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The Magazine of The Evangelical Lutheran Church in America

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There was always a cake

The changing role of the pastor's spouse

Fifty years ago hiring a pastor was pretty much a package deal—the wife and kids were included. And the house they occupied—usually the parsonage next door—became an extension of the church.

The pastor’s wife kept the home “company ready” and was able to stretch the evening meal to include everyone from the down-and-out to distinguished visitors.

Of the parsonage years with her parents and siblings, Lynn Krog, a member of Faith Lutheran Church, Seattle, said: “I loved it that there were always people in and out of our house. There was always a cake so there was something to offer. And a pot of coffee was ready.”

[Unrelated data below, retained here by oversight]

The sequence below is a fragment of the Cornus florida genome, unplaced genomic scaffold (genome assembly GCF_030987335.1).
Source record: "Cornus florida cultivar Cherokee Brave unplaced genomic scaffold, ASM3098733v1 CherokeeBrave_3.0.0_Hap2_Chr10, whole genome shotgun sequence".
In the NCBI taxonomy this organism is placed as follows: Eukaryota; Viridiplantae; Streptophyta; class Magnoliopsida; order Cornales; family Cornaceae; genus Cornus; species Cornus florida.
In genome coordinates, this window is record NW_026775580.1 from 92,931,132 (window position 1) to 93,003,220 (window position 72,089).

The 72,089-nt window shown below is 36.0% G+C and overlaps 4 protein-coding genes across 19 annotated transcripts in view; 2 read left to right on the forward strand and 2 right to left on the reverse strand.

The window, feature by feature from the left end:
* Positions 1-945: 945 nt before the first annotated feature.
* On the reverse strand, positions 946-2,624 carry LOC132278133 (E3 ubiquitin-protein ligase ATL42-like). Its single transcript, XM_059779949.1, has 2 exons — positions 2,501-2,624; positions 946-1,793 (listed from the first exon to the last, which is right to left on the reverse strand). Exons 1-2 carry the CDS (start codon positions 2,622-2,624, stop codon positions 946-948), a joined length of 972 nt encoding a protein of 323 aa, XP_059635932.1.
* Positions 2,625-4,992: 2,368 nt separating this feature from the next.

Besides being hospitable and taking care of the house and children while her husband was out making calls or at meetings, the pastor’s wife was expected to attend church activities, teach Sunday school or vacation Bible school, join the circles and altar guild, direct a choir and bring hot dishes whenever needed.

“In former times many congregations had a virtual associate pastor without the extra cost,” said Ralph D. Stilwell, pastor of Grace Lutheran Church, Gilbert, S.C., and one of several to respond to The Lutheran’s reader call about the changing role of the pastor’s spouse.

Many wives willingly accepted this role.


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April issue

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Faith traditions

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